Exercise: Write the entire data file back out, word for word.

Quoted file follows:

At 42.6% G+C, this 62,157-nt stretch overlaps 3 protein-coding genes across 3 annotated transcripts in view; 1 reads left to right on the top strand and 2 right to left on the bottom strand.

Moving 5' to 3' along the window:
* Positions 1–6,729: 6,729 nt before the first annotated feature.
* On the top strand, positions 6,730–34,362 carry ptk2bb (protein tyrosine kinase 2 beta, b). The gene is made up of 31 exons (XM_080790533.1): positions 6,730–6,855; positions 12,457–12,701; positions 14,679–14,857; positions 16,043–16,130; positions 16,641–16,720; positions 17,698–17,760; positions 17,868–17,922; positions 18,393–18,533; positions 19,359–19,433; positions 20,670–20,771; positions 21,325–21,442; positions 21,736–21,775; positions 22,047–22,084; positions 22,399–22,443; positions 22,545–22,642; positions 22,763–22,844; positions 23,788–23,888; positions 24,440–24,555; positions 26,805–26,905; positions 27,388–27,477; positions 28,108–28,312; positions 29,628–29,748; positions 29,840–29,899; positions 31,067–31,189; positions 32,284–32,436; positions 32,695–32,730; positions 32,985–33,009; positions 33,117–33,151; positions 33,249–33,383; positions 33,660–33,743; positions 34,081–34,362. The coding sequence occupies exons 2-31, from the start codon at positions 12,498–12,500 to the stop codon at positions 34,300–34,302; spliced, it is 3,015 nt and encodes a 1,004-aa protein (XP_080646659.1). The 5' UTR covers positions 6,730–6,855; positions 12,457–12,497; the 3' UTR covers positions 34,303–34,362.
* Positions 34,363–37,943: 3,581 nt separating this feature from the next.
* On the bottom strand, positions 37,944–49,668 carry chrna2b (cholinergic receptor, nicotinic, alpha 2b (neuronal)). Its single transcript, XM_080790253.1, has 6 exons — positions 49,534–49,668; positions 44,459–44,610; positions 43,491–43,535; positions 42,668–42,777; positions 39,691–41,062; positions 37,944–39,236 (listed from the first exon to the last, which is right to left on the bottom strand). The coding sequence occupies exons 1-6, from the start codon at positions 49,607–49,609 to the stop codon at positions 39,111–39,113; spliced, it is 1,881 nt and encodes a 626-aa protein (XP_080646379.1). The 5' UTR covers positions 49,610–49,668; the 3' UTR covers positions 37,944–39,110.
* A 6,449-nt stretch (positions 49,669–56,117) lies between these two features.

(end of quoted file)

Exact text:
At 42.6% G+C, this 62,157-nt stretch overlaps 3 protein-coding genes across 3 annotated transcripts in view; 1 reads left to right on the top strand and 2 right to left on the bottom strand.

Moving 5' to 3' along the window:
* Positions 1–6,729: 6,729 nt before the first annotated feature.
* On the top strand, positions 6,730–34,362 carry ptk2bb (protein tyrosine kinase 2 beta, b). The gene is made up of 31 exons (XM_080790533.1): positions 6,730–6,855; positions 12,457–12,701; positions 14,679–14,857; positions 16,043–16,130; positions 16,641–16,720; positions 17,698–17,760; positions 17,868–17,922; positions 18,393–18,533; positions 19,359–19,433; positions 20,670–20,771; positions 21,325–21,442; positions 21,736–21,775; positions 22,047–22,084; positions 22,399–22,443; positions 22,545–22,642; positions 22,763–22,844; positions 23,788–23,888; positions 24,440–24,555; positions 26,805–26,905; positions 27,388–27,477; positions 28,108–28,312; positions 29,628–29,748; positions 29,840–29,899; positions 31,067–31,189; positions 32,284–32,436; positions 32,695–32,730; positions 32,985–33,009; positions 33,117–33,151; positions 33,249–33,383; positions 33,660–33,743; positions 34,081–34,362. The coding sequence occupies exons 2-31, from the start codon at positions 12,498–12,500 to the stop codon at positions 34,300–34,302; spliced, it is 3,015 nt and encodes a 1,004-aa protein (XP_080646659.1). The 5' UTR covers positions 6,730–6,855; positions 12,457–12,497; the 3' UTR covers positions 34,303–34,362.
* Positions 34,363–37,943: 3,581 nt separating this feature from the next.
* On the bottom strand, positions 37,944–49,668 carry chrna2b (cholinergic receptor, nicotinic, alpha 2b (neuronal)). Its single transcript, XM_080790253.1, has 6 exons — positions 49,534–49,668; positions 44,459–44,610; positions 43,491–43,535; positions 42,668–42,777; positions 39,691–41,062; positions 37,944–39,236 (listed from the first exon to the last, which is right to left on the bottom strand). The coding sequence occupies exons 1-6, from the start codon at positions 49,607–49,609 to the stop codon at positions 39,111–39,113; spliced, it is 1,881 nt and encodes a 626-aa protein (XP_080646379.1). The 5' UTR covers positions 49,610–49,668; the 3' UTR covers positions 37,944–39,110.
* A 6,449-nt stretch (positions 49,669–56,117) lies between these two features.